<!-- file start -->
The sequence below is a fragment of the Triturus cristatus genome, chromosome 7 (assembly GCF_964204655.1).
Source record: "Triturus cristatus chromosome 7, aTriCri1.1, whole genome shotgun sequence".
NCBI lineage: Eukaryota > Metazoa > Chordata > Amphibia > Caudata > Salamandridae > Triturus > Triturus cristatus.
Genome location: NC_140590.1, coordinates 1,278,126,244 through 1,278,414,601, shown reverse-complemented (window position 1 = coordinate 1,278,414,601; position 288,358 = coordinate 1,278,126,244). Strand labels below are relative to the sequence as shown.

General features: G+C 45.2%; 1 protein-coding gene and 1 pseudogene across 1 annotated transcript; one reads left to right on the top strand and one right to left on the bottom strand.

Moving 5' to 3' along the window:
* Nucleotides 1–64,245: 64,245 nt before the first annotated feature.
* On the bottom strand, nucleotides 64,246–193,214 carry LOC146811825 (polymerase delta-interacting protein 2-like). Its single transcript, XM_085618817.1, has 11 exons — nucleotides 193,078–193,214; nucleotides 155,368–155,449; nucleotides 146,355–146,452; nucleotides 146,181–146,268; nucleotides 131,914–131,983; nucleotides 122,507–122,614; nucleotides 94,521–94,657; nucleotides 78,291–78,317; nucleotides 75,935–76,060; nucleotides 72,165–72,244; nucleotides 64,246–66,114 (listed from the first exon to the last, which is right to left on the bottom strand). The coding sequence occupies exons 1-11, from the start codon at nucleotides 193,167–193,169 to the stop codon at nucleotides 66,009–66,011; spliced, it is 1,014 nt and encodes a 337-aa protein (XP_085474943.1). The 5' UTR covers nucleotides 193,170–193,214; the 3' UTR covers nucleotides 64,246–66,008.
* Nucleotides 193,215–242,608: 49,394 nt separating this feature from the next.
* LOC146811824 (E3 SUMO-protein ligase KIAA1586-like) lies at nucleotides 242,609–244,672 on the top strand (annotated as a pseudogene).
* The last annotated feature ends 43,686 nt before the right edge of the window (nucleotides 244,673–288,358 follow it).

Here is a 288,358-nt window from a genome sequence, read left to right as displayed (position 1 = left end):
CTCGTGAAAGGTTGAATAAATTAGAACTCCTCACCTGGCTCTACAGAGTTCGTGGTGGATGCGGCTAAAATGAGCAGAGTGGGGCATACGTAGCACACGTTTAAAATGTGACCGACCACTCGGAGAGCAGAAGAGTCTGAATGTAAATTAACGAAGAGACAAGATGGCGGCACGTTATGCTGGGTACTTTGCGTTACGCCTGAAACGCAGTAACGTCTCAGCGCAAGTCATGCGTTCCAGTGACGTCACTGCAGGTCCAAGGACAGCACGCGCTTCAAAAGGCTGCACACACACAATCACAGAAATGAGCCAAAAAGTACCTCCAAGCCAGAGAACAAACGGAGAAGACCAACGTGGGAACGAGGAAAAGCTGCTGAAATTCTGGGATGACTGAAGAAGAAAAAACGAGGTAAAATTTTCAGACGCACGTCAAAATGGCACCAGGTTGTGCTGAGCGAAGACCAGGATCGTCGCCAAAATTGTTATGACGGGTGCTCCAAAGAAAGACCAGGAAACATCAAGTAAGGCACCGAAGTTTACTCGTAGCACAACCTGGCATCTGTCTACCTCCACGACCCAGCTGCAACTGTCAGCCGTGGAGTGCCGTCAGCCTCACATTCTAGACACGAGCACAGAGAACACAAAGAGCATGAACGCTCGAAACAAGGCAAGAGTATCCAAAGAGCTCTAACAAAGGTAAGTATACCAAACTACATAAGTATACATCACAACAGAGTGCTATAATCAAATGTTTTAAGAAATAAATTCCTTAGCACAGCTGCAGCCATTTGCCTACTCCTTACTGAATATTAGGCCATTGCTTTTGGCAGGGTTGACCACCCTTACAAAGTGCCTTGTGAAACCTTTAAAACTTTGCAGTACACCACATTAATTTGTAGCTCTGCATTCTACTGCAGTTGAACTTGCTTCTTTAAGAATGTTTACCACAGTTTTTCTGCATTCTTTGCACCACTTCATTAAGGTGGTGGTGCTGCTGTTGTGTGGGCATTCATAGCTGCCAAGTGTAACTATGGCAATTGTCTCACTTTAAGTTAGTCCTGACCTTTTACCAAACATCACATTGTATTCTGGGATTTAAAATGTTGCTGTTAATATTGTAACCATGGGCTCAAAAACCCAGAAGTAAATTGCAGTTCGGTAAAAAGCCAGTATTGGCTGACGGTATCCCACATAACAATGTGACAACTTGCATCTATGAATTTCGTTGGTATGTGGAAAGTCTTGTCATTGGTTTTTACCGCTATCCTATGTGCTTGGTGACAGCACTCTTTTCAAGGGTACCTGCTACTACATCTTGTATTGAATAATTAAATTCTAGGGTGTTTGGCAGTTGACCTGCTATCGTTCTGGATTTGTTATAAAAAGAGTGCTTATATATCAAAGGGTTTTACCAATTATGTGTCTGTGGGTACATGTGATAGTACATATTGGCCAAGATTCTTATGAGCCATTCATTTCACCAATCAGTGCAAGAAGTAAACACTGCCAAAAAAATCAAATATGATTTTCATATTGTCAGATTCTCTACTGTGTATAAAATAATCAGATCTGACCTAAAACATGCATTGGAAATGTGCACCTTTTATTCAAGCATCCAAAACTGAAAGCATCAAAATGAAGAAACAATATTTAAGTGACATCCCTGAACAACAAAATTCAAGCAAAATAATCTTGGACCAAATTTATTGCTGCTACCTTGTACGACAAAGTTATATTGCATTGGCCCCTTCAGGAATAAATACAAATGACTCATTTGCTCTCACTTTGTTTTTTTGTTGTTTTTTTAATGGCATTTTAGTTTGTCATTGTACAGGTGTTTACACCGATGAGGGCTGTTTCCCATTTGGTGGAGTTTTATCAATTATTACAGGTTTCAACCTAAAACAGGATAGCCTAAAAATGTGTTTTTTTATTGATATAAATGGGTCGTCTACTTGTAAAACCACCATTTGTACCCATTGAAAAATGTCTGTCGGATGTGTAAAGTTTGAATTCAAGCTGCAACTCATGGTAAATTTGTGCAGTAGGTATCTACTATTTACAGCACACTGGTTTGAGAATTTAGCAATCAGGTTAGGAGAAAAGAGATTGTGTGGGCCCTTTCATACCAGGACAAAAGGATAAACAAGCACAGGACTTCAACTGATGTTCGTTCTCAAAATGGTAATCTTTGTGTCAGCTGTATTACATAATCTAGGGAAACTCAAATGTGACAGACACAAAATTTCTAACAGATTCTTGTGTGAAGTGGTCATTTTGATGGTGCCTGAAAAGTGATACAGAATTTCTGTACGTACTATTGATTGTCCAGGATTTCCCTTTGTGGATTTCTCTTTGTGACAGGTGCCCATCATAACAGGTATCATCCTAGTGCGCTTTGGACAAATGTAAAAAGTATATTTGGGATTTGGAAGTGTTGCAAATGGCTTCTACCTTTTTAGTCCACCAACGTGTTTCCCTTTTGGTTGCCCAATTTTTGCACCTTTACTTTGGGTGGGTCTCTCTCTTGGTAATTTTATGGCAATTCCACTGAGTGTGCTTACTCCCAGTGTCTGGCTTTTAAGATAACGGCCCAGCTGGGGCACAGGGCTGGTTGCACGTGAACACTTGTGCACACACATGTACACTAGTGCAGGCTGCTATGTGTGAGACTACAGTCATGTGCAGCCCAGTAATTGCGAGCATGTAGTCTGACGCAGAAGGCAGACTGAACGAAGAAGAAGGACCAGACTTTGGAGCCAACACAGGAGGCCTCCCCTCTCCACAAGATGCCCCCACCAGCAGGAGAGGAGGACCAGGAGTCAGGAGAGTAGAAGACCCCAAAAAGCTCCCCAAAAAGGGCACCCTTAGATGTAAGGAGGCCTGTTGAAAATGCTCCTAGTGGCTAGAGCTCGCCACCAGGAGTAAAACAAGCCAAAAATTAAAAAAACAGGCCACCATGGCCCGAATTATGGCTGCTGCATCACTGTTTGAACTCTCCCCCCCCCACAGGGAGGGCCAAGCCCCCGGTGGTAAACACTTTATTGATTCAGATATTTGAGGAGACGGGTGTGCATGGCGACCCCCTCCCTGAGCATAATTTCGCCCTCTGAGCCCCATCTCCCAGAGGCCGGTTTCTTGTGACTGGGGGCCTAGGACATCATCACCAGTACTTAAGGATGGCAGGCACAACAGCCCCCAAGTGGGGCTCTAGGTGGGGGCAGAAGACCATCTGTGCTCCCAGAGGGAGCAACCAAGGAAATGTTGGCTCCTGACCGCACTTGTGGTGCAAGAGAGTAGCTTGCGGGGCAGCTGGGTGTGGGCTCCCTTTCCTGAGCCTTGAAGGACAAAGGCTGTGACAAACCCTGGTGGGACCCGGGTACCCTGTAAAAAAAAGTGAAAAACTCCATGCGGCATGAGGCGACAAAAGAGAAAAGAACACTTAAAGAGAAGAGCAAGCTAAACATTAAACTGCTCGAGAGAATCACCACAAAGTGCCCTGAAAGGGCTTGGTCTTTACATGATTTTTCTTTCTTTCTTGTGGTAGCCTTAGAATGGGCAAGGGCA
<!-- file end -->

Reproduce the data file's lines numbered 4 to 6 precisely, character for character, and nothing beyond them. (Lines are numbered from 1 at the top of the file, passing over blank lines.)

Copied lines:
Genome location: NC_140590.1, coordinates 1,278,126,244 through 1,278,414,601, shown reverse-complemented (window position 1 = coordinate 1,278,414,601; position 288,358 = coordinate 1,278,126,244). Strand labels below are relative to the sequence as shown.

General features: G+C 45.2%; 1 protein-coding gene and 1 pseudogene across 1 annotated transcript; one reads left to right on the top strand and one right to left on the bottom strand.

Moving 5' to 3' along the window: